Lifecycle Management at risk? Will Asian countries follow India's 3(d) lead?
The Indian Economic Times newspaper has reported that at least 10 Asian countries may add a provision along the lines of India’s section 3(d).
The article quotes an official in the Indian ministry of commerce & industries as saying -â€œWe get a lot of enquiries from a host of countries
about the provision. The Philippines has already amended its law on similar
Chapter II of Part II of the Philippines Intellectual Property Code deals with Patentability. I haven’t seen an amendment to this Chapter which resembles section 3(d), but would be delighted to be pointed in the right direction.
Other countries named in the article included: the Maldives, Pakistan, Sri Lanka, Vietnam, Indonesia,
Malaysia and Bangladesh.
See my earlier posts, discussion and article on section 3(d) which conclude that it won’t be surprising if the PhRMA or a similar group gets involved in the near future…
6 Comments on “Lifecycle Management at risk? Will Asian countries follow India's 3(d) lead?”
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Interesting title! Depends on where you draw that line between true ‘Lifecycle Management’ and ‘Evergreening’ (if there is a line).
I’d personally like to see these clauses/amendments be a huge success in India and other adoptee countries, in that they hopefully keep the patent courts clear for more important questions to be tried and make an easier path for affordable generics, rather than posing such questions as whether or not an expert deems the selection of a salt or polymorph to be an inventive step at the date of the patent. True lifecycle management resulting directly in benefit to the patient is not hindered by such legislation.
Perhaps then, the US and European patent offices may then follow suit…but I doubt this will be in my working life…
Thanks LeightonThe line between innovation and patentable invention is also indistinct and this debate obviously goes to the core of this question.One of the arguments used to support s 3(d) is that it complies with TRIPS as it is merely an obviousness standard which allows greater latitude in implementation.If it is indeed an obviousness standard, then why is it needed? Shouldn’t obviousness just be determined according to usual principles and before the courts?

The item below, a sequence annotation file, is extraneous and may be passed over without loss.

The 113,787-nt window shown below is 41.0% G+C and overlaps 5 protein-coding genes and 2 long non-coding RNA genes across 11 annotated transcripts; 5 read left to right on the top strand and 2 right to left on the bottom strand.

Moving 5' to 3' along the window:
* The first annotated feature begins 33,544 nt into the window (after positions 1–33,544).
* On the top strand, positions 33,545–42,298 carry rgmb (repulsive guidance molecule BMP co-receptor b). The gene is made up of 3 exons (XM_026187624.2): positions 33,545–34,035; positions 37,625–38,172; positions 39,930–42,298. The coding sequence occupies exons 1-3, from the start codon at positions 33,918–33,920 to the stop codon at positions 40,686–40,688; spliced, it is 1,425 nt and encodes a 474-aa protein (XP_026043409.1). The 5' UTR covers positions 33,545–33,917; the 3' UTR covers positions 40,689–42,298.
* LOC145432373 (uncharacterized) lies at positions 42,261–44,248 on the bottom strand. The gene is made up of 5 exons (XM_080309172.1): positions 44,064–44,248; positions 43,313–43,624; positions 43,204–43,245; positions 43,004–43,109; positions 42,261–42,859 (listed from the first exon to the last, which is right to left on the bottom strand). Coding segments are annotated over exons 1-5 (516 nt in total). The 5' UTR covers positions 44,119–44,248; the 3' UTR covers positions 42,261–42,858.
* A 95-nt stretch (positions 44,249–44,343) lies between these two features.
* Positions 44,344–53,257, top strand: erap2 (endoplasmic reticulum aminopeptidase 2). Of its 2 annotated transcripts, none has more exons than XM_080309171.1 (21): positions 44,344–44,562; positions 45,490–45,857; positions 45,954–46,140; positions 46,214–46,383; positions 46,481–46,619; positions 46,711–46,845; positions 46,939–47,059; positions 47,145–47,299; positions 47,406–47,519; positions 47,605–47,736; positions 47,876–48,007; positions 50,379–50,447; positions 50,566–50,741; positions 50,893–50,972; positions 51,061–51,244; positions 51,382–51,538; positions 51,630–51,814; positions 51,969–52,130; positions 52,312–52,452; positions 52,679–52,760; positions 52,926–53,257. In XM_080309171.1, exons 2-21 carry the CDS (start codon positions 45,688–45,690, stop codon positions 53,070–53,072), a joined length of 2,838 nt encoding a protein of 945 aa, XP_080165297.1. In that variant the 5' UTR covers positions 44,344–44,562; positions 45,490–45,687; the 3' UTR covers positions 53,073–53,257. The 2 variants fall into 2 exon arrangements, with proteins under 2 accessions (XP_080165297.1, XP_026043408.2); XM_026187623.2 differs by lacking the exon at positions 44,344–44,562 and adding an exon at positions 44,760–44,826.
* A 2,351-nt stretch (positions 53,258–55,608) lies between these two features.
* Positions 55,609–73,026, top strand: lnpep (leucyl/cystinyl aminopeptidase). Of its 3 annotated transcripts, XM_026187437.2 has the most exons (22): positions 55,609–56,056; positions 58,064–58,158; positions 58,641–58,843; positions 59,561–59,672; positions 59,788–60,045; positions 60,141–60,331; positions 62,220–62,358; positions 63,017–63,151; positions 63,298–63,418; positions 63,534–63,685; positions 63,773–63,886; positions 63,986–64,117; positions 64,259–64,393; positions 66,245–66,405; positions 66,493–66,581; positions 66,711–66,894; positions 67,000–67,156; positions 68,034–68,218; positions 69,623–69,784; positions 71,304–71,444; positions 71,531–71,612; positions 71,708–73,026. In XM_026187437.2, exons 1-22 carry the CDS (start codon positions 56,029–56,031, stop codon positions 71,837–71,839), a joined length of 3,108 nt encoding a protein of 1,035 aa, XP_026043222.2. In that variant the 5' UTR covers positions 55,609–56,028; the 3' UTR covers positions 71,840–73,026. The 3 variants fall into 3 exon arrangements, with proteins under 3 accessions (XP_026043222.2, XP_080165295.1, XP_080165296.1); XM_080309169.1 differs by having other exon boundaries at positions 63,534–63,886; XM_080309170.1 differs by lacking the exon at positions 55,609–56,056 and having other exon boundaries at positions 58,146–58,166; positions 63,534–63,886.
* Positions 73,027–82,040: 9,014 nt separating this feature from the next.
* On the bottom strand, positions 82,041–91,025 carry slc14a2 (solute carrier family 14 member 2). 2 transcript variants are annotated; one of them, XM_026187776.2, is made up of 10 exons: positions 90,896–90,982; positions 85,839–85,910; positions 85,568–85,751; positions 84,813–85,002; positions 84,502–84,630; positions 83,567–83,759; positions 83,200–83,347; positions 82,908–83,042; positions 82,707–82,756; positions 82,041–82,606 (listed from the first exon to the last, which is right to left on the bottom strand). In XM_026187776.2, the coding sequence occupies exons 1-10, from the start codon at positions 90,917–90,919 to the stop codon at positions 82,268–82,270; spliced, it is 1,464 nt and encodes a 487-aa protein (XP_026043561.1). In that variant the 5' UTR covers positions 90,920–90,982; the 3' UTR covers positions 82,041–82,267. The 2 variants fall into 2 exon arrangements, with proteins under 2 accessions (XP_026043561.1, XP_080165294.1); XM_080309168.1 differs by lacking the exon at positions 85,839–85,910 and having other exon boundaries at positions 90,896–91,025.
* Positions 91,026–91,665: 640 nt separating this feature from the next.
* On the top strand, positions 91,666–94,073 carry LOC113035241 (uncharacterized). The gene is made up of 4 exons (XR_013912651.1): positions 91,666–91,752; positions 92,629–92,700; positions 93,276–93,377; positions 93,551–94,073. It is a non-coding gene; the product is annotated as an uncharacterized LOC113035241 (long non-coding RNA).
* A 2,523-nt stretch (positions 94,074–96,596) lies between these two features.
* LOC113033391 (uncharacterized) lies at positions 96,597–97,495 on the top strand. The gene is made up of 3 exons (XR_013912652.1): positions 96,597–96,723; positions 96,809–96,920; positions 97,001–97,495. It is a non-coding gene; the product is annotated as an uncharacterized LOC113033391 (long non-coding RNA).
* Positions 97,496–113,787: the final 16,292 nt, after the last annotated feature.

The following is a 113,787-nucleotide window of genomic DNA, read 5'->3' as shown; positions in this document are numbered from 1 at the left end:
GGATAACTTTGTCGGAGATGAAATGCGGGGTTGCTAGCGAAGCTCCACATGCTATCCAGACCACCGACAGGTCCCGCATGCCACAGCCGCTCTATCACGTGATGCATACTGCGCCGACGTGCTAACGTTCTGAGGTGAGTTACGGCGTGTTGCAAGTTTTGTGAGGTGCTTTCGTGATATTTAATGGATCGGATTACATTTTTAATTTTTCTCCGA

I believe the value in the clause is that it can be interpreted at the patent office level in an unambiguous fashion, thus avoiding the need for each and every patent to go to the courts to determine what the obviouslness standard is in every case, as determined by paid experts.
The EPO and US patent grants that we have seen recently are perhaps a reason not to let the ‘usual principles’ be interpreted at the patent office level.
Do you agree?
Thanks LeightonA problem with this is that it casts a net which is too broad. As in many other areas of the law, obviousness is a factual question (except, of course, in the US where it is a question of law determined by reference to the facts… go figure…), and such questions really should be left to be determined by the facts in each case – not by a blanket prohibition.So, the standard has to change with the circumstances – that’s why we have skilled addressees. (And that’s why patent offices are supposed to hire people with technical backgrounds to examine patents.)I really think that poor quality issued patents are more a product of overworked patent examiners than the standards that they are to apply.(PS – s 3(d) is itself quite ambiguous, but I get your point – that something (drafted more clearly) which is like it could have some benefit.)
Thanks Duncan, the points you raise make perfect sense from the legal perspective and I guess this is the difficulty with legislation – making it have only the desired effect on the ground.
Using an analogy once described at a legal conference with regard to infringement (which I acknowledge is different from validity issues being discussed here) in regards to a goat (bear with me!!): the obviousness criteria seems to be the stake in the ground (being the facts) to which the goat is tied via a leash. Whereas section 3d appears to introduce a secondary mechanism of restraint (if, as you say,it is better worded) in the form of a fence. Although these serve the same purpose (to stop the goat from eating your wife’s garden flowers) they offer different levels of security and, most importantly, different ways of determining the boundaries.
This is a kind of approach , also referred to as ‘belt and braces’, provides one that can easily be interpreted at the patent office level (point taken about examination quality but it seems to be uncontrollable to the required level), and one in the courts if necessary.
I’m not sure whether your point is that this is a ‘belt and belt’ approach so is pointless, or whether it is a ‘belt and braces’ but results in possible conflicting legislation?
Have I made any sense here – lots of analogies I know??
Nice analogy, LeightonI guess what I’m saying is that it depends on whether you own the goat or the flowers.